Kashia Band of Pomo Indians of the Stewarts Point Rancheria

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Kashia Band of Pomo Indians of the Stewarts Point Rancheria
Kashia Pomo Old Roundhouse (March 2012).jpg
Kashia Old Roundhouse in March 2012.
Total population
over 86
Regions with significant populations
United States (California)
Languages
English, Pomoan languages
Religion
Roundhouse religion, Christianity, Kuksu
Related ethnic groups
Pomo tribes

The Kashia Band of Pomo Indians of the Stewarts Point Rancheria is a federally recognized tribe of Pomo people in Sonoma County, California.[1] They are also known as the Kashaya Pomo.

The reservation, Stewarts Point Rancheria, is located in Stewarts Point in Sonoma County. As of 2010, 78 people live on Stewarts Point Rancheria.

Stewarts Point Rancheria
Indian reservation
Country  United States
State  California
County Sonoma
Elevation[2] 13 ft (4 m)
Population (2010)
 • Total 78
Time zone PST (UTC-8)
 • Summer (DST) PDT (UTC-7)
ZIP code 95480
Area code(s) 707

Reservation[edit]

The Kashia Band's reservation is the Stewarts Point Rancheria. It is located at Skaggs Springs Road in the Stewarts Point community in rural northern Sonoma County. It occupies 40 acres (160,000 m2) in Sonoma County and 78 people live on it. According to the 2010 United States Census 72 of the 78 residents are Native American, and an additional three residents consider themselves to be both Native American and of another race or ethnicity.[1] The reservation has one elementary school, Kashia Elementary School.

The tribe conducts business from Santa Rosa.[3] The nearest outside community is Sea Ranch, which lies to the northwest along the Pacific coast.

History and culture[edit]

The Kashaya still live in their ancestral homelands near present day Fort Ross. Their name for themselves, wina·má· bakʰe yaʔ is alternately translated as "Person who belongs on the land" [4] or "People From the Top of the Land,"[5] or "Kashaya" means "expert gamblers."[6]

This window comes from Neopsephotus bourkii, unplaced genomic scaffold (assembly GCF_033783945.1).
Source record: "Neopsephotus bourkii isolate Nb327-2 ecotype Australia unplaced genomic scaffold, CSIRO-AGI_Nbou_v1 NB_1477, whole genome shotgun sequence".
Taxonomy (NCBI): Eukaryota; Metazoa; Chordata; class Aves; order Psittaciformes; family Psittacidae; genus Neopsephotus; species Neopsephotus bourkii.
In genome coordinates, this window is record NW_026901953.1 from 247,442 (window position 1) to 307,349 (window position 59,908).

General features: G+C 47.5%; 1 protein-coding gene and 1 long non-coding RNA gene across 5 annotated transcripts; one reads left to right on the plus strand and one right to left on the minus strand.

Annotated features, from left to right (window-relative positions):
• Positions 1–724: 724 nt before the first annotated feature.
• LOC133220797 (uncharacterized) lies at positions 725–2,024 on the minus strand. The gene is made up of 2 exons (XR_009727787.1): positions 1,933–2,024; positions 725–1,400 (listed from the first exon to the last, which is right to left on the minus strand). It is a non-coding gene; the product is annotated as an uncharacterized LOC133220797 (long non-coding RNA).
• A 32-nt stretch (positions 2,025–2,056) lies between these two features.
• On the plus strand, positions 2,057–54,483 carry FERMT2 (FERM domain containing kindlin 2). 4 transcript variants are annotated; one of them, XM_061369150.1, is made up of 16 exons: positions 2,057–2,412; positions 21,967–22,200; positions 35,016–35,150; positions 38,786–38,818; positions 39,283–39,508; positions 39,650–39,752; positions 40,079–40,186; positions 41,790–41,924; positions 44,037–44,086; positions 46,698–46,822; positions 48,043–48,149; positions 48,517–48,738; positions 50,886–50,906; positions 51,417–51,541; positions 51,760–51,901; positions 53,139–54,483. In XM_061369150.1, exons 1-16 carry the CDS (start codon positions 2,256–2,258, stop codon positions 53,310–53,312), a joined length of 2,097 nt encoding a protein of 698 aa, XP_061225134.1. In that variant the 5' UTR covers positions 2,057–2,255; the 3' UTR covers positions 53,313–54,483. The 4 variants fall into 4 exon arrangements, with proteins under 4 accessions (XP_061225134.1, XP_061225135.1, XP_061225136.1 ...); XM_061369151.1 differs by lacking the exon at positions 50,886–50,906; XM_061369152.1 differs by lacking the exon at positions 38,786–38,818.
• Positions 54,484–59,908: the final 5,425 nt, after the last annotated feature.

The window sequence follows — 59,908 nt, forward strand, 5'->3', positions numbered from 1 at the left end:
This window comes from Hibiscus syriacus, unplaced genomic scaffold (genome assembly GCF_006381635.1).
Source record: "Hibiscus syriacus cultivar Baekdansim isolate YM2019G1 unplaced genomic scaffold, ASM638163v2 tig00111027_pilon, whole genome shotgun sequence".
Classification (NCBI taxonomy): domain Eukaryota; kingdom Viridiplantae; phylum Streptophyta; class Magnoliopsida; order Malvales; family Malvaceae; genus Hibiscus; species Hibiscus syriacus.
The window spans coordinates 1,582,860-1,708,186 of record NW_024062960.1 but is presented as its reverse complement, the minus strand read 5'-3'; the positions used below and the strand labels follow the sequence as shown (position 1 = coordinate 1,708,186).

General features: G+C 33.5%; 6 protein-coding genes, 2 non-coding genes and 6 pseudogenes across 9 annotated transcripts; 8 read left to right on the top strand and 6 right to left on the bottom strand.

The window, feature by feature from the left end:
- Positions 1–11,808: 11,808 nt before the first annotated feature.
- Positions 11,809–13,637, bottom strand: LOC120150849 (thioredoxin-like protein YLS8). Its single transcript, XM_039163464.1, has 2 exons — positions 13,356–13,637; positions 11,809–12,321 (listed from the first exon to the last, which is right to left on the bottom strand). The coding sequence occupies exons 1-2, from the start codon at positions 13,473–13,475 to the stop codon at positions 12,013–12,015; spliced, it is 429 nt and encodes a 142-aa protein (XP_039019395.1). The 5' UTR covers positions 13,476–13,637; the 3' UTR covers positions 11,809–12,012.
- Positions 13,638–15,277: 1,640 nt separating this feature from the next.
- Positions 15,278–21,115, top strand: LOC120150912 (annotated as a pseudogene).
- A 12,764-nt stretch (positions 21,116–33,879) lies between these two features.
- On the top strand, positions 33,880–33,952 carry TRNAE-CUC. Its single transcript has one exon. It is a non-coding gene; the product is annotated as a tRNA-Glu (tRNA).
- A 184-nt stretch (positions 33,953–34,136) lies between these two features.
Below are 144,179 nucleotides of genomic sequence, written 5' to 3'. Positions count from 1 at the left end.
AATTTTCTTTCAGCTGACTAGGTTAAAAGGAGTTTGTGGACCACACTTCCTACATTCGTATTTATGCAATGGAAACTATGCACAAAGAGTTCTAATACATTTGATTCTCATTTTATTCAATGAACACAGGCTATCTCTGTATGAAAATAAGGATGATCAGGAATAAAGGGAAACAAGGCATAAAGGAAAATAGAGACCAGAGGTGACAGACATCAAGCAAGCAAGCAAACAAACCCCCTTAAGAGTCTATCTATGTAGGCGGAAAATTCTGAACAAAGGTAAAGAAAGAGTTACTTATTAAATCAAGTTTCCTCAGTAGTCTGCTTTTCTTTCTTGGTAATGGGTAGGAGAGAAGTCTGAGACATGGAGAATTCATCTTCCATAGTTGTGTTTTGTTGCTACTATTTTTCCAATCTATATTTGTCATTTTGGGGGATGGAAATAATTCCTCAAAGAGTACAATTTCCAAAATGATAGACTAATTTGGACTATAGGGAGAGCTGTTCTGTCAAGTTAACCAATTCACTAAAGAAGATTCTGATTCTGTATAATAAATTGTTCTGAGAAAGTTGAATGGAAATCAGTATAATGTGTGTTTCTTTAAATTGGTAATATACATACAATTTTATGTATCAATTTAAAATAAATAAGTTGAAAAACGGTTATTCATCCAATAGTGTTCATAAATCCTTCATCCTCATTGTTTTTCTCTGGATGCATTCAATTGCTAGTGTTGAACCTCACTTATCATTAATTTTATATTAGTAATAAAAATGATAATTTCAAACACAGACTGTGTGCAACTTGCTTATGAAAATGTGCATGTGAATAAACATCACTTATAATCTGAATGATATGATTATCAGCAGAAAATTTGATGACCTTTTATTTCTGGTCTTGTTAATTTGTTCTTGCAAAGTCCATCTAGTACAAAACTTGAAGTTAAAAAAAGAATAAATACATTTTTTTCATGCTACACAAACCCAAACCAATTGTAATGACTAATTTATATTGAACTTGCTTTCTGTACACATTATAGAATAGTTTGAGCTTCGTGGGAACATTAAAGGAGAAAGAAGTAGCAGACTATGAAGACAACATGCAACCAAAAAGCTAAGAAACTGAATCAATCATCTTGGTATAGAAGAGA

When Russians settled in Kashaya lands, they conscripted the tribe to work for them but did not break up the tribe or convert them to Christianity.[7]

Essie Parrish (1902-1979) was an important Kashia Band basket weaver and a spiritual leader of the Kashia Tribe, she strove to sustain Pomo traditions throughout the 20th century. The current spiritual leader of the Kashaya Pomo is Lorin Smith, (1935- ). As a Kashaya Pomo elder and medicine man, Lorin has welcomed non-Indians to visit the round house and take part in the ceremonies.

Language[edit]

The tribe traditionally speaks the Kashaya language, also known as Southwestern Pomo. It belongs to the Hokan language family of Northern California. Several dozen elders speak the language, and younger people are learning and trying to sustain it.[8]

Notes[edit]

  1. ^ a b Pritzker, Barry M. A Native American Encyclopedia: History, Culture, and Peoples. Oxford: Oxford University Press, 2000. ISBN 978-0-19-513877-1. San Diego State University Library and Information Access. 2009. Retrieved July 28, 2009)
  2. ^ U.S. Geological Survey Geographic Names Information System: Jenner
  3. ^ California Tribes and Organizations. 500 Nations. (retrieved 28 July 2009)
  4. ^ Oswalt, Robert Louis (1964). Kashaya Texts. University of California Press. p. 8. 
  5. ^ About Us. Kashia Band of Pomo Indians of Stewarts Point Rancheria. (retrieved 28 July 2009)
  6. ^ About Us. Kashia Band of Pomo Indians of Stewarts Point Rancheria. (retrieved 28 July 2009)
  7. ^ Sarris, 119-120
  8. ^ Kashaya Language (Kashia, Southwestern Pomo). Native Indian Languages. (retrieved 28 July 2009)

References[edit]

External links[edit]

Coordinates: 38°39′24″N 123°20′20″W / 38.65667°N 123.33889°W / 38.65667; -123.33889